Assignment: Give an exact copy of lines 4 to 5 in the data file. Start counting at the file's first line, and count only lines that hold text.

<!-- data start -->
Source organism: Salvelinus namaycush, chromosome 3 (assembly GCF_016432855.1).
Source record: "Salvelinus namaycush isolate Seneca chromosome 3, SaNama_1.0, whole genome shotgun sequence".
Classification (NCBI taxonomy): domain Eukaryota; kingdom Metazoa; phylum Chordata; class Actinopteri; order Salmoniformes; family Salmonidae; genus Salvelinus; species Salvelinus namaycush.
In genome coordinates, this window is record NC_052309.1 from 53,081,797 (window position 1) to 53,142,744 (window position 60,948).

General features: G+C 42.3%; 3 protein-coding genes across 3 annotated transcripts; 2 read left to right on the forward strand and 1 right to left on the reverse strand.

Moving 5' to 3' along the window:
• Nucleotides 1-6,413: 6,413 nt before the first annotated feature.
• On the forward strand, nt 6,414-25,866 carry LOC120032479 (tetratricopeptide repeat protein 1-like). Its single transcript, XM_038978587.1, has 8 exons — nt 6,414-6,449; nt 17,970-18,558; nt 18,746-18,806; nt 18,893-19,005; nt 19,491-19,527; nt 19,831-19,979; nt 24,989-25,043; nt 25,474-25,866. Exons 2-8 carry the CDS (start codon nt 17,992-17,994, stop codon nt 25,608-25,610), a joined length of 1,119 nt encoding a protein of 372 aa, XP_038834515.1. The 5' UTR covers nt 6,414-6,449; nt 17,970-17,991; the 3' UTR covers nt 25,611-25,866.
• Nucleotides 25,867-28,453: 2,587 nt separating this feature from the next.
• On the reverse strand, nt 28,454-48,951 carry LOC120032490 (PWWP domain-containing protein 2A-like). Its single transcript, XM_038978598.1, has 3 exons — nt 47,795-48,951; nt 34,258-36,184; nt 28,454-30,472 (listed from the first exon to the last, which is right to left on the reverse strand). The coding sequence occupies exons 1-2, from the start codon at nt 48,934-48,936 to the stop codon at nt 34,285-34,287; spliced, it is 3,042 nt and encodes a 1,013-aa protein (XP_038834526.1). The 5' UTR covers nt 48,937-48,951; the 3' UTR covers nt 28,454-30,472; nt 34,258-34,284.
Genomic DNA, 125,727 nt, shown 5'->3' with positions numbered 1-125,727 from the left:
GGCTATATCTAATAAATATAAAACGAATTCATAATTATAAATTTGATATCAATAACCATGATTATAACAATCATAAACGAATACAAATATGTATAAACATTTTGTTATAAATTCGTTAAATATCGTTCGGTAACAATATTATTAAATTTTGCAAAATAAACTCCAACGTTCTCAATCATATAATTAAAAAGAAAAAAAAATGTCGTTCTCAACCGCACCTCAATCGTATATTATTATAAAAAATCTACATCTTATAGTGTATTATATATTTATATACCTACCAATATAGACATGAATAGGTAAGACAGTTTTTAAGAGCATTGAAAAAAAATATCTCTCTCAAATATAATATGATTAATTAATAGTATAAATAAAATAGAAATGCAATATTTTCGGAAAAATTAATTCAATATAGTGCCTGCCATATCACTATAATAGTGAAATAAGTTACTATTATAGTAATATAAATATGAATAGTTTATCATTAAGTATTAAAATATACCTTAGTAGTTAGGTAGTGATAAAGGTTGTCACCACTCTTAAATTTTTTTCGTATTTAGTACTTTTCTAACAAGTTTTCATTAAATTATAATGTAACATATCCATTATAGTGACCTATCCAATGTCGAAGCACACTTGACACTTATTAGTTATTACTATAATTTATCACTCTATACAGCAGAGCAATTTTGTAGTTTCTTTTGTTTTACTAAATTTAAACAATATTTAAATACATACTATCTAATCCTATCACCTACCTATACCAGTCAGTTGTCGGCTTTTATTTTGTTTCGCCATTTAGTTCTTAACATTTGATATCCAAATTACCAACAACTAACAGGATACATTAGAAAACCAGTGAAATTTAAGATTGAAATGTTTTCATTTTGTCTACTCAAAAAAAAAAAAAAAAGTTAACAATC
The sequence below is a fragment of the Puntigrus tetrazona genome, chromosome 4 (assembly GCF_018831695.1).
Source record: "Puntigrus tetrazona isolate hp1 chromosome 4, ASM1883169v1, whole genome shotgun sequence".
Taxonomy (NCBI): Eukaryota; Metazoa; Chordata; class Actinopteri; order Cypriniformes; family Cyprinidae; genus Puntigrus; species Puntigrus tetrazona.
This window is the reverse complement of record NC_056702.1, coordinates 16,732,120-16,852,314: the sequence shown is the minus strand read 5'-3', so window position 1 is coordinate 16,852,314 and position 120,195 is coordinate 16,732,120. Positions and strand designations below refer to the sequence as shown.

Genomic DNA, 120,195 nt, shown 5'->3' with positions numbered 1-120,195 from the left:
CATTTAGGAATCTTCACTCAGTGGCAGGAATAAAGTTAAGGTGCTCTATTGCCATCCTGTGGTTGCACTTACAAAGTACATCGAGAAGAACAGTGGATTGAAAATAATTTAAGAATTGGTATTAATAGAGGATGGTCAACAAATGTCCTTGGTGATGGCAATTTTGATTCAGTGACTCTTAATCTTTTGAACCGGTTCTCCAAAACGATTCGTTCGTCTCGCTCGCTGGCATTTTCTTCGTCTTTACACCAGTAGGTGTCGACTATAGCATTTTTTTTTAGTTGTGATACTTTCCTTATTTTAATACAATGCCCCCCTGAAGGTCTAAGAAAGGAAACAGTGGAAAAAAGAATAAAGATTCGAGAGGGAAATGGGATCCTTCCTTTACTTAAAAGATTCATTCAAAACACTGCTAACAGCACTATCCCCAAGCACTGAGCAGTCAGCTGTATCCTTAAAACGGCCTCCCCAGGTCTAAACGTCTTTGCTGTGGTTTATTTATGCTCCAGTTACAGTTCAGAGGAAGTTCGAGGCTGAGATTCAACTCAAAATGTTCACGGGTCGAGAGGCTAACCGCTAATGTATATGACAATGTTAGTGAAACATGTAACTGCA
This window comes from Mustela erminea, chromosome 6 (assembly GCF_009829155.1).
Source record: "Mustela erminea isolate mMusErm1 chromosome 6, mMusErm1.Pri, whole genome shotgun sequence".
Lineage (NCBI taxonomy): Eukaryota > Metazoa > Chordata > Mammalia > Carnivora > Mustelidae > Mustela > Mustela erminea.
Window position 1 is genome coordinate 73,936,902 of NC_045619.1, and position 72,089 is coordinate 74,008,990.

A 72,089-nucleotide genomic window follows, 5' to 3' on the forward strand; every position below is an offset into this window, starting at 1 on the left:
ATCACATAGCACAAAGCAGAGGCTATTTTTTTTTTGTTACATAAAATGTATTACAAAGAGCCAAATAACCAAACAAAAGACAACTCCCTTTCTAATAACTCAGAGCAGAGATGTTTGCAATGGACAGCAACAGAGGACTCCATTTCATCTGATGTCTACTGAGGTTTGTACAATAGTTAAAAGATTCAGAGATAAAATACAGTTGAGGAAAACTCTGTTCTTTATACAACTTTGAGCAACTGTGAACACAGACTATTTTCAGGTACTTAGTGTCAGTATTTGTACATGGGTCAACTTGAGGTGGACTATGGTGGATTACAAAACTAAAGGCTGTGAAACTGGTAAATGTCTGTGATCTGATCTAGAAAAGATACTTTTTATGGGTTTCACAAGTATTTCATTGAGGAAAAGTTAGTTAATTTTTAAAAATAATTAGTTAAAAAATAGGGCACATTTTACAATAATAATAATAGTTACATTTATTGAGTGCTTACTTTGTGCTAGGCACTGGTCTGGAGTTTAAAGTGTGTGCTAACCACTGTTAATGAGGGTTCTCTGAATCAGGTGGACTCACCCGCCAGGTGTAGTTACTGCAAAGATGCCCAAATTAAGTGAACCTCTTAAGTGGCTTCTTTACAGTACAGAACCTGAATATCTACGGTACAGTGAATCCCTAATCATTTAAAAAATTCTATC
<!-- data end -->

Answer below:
In genome coordinates, this window is record NC_052309.1 from 53,081,797 (window position 1) to 53,142,744 (window position 60,948).

General features: G+C 42.3%; 3 protein-coding genes across 3 annotated transcripts; 2 read left to right on the forward strand and 1 right to left on the reverse strand.